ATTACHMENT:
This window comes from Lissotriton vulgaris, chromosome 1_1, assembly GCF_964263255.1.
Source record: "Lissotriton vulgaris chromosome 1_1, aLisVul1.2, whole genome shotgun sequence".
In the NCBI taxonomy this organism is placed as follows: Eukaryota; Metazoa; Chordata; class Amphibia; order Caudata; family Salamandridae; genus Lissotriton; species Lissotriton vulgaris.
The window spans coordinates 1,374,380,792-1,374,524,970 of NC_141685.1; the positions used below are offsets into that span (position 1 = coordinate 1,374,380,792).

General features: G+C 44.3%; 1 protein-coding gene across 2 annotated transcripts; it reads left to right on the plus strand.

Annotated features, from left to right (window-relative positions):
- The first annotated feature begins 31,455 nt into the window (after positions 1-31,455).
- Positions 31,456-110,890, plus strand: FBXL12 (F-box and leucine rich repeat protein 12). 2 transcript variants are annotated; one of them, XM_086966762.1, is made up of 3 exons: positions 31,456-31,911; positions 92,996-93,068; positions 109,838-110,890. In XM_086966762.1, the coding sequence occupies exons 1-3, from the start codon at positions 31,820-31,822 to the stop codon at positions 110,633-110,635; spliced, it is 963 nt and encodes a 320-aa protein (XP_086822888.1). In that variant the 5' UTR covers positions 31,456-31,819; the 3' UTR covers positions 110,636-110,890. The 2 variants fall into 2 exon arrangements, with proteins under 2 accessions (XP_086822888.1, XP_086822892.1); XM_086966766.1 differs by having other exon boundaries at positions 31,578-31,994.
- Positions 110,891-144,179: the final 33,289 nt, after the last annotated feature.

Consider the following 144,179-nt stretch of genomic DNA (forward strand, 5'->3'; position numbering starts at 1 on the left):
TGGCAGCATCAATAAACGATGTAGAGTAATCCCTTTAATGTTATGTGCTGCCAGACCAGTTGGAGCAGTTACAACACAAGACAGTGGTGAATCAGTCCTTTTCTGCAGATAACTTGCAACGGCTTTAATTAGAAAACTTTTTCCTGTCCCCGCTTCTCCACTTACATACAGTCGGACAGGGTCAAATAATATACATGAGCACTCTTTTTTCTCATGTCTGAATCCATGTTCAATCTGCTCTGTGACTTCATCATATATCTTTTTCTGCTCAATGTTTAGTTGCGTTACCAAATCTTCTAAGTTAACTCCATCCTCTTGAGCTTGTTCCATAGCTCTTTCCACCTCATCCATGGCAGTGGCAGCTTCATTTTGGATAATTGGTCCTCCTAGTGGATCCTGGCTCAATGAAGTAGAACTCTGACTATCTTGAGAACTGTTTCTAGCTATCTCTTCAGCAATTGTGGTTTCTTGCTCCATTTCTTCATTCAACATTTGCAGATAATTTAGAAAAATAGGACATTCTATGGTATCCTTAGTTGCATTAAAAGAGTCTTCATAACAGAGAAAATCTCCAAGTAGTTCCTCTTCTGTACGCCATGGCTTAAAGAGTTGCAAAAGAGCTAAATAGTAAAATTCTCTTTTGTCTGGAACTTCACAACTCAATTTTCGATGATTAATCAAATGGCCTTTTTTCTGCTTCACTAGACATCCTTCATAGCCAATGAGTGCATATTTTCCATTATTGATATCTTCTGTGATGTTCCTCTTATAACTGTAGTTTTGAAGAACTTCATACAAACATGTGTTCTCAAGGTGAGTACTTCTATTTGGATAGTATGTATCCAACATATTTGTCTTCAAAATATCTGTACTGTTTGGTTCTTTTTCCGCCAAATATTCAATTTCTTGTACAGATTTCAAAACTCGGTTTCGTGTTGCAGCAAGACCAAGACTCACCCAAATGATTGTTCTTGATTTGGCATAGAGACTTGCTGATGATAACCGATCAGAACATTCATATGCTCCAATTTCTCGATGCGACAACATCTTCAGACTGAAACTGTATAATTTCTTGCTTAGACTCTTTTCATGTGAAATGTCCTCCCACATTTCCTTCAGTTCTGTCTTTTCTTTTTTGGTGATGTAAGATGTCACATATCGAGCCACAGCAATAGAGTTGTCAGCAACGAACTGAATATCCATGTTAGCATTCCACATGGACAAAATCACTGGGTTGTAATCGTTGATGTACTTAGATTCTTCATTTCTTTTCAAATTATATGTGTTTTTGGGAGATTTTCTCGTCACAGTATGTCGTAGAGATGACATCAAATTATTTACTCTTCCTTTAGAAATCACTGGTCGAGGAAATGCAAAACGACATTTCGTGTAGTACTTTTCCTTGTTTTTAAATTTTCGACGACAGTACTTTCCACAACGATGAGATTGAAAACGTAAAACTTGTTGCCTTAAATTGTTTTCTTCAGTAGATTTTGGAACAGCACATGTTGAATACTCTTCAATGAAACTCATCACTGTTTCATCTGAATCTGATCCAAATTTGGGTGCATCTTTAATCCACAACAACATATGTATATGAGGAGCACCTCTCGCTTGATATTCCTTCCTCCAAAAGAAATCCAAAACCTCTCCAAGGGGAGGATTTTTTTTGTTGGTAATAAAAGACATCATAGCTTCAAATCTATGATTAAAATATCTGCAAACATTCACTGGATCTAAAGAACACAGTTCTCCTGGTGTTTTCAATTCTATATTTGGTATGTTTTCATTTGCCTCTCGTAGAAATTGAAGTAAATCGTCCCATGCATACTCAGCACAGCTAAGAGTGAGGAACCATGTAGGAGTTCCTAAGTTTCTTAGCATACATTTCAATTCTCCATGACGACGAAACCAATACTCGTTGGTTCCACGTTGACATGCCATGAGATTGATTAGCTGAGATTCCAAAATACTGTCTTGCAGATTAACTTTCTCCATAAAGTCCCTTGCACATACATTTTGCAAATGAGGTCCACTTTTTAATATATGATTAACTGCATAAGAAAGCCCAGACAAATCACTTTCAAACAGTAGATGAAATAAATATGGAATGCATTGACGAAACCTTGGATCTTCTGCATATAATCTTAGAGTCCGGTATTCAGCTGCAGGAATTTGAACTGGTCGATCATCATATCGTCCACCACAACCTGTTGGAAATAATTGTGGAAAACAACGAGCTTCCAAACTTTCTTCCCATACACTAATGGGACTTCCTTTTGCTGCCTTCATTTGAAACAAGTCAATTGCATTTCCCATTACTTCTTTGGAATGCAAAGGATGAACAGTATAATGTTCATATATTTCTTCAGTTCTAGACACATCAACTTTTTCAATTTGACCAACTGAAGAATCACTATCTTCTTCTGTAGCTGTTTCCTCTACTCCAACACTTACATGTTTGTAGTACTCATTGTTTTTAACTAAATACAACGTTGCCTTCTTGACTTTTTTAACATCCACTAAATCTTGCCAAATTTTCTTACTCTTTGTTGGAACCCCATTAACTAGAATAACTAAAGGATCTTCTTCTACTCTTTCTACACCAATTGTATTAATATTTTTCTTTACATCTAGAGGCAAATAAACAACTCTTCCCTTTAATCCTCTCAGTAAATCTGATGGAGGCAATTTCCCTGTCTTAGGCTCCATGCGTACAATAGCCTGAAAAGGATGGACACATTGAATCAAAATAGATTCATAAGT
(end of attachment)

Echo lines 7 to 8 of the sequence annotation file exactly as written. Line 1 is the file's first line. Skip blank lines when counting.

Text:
- The first annotated feature begins 31,455 nt into the window (after positions 1-31,455).
- Positions 31,456-110,890, plus strand: FBXL12 (F-box and leucine rich repeat protein 12). 2 transcript variants are annotated; one of them, XM_086966762.1, is made up of 3 exons: positions 31,456-31,911; positions 92,996-93,068; positions 109,838-110,890. In XM_086966762.1, the coding sequence occupies exons 1-3, from the start codon at positions 31,820-31,822 to the stop codon at positions 110,633-110,635; spliced, it is 963 nt and encodes a 320-aa protein (XP_086822888.1). In that variant the 5' UTR covers positions 31,456-31,819; the 3' UTR covers positions 110,636-110,890. The 2 variants fall into 2 exon arrangements, with proteins under 2 accessions (XP_086822888.1, XP_086822892.1); XM_086966766.1 differs by having other exon boundaries at positions 31,578-31,994.